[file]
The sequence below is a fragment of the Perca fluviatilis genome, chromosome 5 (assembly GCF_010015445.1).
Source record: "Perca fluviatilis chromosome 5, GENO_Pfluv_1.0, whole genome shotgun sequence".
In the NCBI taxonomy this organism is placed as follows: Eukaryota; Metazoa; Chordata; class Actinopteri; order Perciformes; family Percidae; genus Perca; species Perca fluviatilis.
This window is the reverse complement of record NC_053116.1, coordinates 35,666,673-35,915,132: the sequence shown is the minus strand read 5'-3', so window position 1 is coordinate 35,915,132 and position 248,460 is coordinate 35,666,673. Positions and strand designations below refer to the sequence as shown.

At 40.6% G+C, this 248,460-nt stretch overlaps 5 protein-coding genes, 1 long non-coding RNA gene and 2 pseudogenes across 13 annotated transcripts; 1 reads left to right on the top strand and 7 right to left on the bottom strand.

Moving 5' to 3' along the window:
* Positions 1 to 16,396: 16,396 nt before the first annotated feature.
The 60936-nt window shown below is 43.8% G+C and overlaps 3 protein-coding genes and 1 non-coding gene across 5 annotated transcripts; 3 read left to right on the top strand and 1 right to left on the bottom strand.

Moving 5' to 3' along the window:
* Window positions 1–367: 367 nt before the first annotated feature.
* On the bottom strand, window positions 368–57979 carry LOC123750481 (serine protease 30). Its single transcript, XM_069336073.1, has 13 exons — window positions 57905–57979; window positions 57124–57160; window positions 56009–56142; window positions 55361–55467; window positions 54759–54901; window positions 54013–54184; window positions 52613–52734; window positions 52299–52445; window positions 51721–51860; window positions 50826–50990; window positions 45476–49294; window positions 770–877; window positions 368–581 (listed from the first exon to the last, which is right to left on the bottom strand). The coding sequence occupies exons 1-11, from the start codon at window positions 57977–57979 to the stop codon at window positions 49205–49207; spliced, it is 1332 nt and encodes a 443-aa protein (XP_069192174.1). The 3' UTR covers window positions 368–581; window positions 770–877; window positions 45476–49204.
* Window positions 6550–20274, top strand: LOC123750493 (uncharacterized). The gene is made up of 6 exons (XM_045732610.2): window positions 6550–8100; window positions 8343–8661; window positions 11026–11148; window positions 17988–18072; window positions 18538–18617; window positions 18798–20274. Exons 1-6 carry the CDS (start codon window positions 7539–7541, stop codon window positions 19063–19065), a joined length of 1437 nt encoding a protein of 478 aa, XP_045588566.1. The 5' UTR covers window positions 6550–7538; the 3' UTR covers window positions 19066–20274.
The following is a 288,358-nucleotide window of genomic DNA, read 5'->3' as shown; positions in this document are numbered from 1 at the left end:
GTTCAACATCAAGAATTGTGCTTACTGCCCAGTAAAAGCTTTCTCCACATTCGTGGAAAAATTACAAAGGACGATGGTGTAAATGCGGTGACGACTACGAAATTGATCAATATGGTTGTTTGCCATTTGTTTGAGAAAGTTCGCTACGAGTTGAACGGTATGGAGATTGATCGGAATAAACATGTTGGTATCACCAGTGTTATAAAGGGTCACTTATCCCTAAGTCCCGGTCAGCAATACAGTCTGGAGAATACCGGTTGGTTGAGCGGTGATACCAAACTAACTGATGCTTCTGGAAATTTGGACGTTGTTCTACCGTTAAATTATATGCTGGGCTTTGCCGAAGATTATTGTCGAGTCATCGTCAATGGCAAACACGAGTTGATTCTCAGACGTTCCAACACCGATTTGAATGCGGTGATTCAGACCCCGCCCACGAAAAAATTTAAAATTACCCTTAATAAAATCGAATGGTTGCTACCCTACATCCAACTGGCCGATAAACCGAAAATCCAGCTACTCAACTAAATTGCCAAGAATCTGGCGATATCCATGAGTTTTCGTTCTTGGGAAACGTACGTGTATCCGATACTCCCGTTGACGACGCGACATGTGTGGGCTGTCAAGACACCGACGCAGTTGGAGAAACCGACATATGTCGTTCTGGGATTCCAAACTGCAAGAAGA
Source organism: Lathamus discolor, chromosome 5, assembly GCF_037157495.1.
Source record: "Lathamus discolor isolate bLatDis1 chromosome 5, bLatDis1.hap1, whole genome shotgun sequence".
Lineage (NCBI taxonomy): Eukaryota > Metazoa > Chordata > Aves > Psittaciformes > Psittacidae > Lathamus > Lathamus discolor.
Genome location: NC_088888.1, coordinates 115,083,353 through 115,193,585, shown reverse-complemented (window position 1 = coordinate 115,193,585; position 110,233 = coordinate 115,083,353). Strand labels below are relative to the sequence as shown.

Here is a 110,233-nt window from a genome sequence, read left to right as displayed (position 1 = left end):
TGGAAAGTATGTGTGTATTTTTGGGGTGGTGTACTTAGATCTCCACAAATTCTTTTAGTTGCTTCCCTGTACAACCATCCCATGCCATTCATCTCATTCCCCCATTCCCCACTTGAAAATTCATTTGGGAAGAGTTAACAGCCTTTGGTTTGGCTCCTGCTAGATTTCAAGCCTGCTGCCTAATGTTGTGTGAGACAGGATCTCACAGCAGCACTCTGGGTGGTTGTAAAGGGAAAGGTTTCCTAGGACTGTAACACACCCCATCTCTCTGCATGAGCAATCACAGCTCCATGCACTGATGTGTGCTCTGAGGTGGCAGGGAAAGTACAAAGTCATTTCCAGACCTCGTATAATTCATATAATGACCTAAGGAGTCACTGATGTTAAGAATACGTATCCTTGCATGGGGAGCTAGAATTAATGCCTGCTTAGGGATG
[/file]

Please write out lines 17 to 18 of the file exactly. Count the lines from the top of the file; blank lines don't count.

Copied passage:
Lineage (NCBI taxonomy): Eukaryota > Metazoa > Chordata > Aves > Psittaciformes > Psittacidae > Lathamus > Lathamus discolor.
Genome location: NC_088888.1, coordinates 115,083,353 through 115,193,585, shown reverse-complemented (window position 1 = coordinate 115,193,585; position 110,233 = coordinate 115,083,353). Strand labels below are relative to the sequence as shown.